School-Based Interventions to Support Healthy Indoor and Outdoor Environments for Children: A Systematic Review

Publication authors

Amanda Fernandes, Mònica Ubalde-López, Tiffany C. Yang, Rosemary R. C. McEachan, Rukhsana Rashid, Léa Maitre, Mark J. Nieuwenhuijsen and Martine Vrijheid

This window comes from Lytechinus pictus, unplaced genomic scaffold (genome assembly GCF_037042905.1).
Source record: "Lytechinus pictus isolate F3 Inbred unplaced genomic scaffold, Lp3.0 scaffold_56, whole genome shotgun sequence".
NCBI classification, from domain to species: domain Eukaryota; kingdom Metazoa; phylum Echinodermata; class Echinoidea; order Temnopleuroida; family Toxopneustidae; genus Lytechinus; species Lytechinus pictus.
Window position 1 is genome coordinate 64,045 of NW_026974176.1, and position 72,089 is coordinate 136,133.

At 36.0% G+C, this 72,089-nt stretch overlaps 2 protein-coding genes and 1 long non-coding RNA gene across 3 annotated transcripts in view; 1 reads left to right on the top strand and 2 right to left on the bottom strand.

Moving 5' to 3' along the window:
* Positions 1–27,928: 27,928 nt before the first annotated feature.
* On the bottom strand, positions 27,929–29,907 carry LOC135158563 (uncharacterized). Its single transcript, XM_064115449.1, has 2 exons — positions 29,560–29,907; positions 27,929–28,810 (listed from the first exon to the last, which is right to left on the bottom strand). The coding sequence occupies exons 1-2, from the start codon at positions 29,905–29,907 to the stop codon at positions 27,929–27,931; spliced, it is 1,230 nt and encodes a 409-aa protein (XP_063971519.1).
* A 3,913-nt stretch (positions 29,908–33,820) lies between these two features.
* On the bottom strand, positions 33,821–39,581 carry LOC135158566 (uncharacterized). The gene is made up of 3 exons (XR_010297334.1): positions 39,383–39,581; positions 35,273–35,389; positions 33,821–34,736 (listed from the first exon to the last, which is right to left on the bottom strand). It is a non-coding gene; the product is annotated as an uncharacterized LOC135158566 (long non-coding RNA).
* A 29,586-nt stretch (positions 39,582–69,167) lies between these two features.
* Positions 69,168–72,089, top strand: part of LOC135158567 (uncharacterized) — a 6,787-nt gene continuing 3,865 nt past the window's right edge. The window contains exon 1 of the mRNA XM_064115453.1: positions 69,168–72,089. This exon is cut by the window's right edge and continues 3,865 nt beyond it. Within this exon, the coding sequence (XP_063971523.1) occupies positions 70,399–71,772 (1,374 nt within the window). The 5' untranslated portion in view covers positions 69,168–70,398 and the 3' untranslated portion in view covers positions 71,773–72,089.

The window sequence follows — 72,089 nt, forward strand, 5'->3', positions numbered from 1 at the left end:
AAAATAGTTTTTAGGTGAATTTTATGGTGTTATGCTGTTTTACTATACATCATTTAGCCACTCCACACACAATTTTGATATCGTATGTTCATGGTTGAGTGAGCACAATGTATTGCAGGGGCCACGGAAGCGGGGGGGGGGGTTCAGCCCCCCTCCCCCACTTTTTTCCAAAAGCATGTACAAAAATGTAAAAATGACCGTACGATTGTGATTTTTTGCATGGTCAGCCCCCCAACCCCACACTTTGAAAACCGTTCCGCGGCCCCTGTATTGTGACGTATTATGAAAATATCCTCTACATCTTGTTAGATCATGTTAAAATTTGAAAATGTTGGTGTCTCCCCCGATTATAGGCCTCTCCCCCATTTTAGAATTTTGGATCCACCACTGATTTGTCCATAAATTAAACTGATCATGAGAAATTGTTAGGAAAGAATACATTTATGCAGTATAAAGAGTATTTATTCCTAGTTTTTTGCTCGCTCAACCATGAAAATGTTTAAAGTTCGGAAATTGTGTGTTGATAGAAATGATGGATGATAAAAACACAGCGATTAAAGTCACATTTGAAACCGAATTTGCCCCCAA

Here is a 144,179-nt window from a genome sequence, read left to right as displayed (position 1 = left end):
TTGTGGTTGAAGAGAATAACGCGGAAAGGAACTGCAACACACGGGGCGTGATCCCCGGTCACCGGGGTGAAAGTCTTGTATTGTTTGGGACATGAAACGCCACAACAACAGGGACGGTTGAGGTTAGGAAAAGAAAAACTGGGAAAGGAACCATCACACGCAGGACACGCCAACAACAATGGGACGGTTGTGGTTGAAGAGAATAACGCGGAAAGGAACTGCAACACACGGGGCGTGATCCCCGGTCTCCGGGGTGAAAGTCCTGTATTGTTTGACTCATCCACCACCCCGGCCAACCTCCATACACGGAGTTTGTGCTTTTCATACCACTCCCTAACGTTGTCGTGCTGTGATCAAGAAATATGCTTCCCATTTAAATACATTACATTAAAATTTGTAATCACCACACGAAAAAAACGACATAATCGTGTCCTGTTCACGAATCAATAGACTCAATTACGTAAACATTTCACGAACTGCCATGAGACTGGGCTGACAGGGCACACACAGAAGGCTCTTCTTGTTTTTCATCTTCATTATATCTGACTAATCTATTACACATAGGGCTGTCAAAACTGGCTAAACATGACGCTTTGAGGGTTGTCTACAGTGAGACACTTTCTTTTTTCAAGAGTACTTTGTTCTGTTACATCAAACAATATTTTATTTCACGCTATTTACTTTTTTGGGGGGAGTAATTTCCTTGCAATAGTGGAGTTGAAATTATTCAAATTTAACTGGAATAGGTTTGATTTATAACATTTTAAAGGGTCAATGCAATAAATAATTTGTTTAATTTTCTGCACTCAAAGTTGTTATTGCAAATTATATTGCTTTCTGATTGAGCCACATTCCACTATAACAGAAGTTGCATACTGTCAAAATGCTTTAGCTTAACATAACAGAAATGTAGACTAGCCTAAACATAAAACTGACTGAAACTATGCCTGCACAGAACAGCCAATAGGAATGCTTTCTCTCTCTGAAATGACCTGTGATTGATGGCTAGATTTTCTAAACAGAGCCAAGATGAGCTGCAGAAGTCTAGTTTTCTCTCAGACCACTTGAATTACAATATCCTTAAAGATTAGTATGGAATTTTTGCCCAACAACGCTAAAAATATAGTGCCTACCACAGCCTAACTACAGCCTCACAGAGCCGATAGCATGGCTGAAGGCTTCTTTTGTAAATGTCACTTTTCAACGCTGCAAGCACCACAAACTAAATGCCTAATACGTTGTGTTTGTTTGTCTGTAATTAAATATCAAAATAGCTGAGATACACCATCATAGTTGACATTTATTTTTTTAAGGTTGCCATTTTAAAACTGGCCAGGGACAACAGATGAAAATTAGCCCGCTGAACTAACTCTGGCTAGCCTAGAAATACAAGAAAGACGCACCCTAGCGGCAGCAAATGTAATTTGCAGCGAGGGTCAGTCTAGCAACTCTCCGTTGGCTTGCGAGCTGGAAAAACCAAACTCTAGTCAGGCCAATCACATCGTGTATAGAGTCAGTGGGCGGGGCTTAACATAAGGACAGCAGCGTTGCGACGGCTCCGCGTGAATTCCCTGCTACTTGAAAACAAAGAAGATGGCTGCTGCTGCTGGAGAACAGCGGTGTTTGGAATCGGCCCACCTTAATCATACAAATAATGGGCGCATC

Environmental exposures are associated with children’s health. Schools are often urban exposure ‘hotspots’ for pollution, noise, lack of green space and un-walkable built environments. The aim of this systematic review was to explore the impact of school-based interventions on the modification of indoor and outdoor stressors related to the built and natural environment on children’s exposure and health. A systematic review of seven databases was performed. We included quantitative studies on children aged 5–12, which reported intervention delivered within school settings aimed at addressing key environmental exposures including air pollution, green spaces, traffic noise or active travel; and reported physical and mental health, physical activity or active travel behavior. The quality of studies was assessed and interventions were described using a standardized framework. A narrative synthesis approach was used to describe the findings. Thirty-nine papers were included on three main intervention types: improve indoor air quality by the increase of ventilation rates in classrooms; increase children’s green time or greening schools, and multicomponent interventions to increase active travel to school by changes in pedestrian facilities. No eligible intervention to reduce traffic noise at school was found. Increasing ventilation rates improved short-term indoor air quality in classrooms, but the effect on cognitive performance was inconsistent. Greening schools and increasing children’s green time have consistent positive effects on cognition and physical activity, but not in behavior. Multi-component interventions can increase walking and cycling after three years. Overall, the studies were rated as having poor quality owing to weak study designs. We found modest evidence that school-based built and natural environment interventions can improve children’s exposure and health.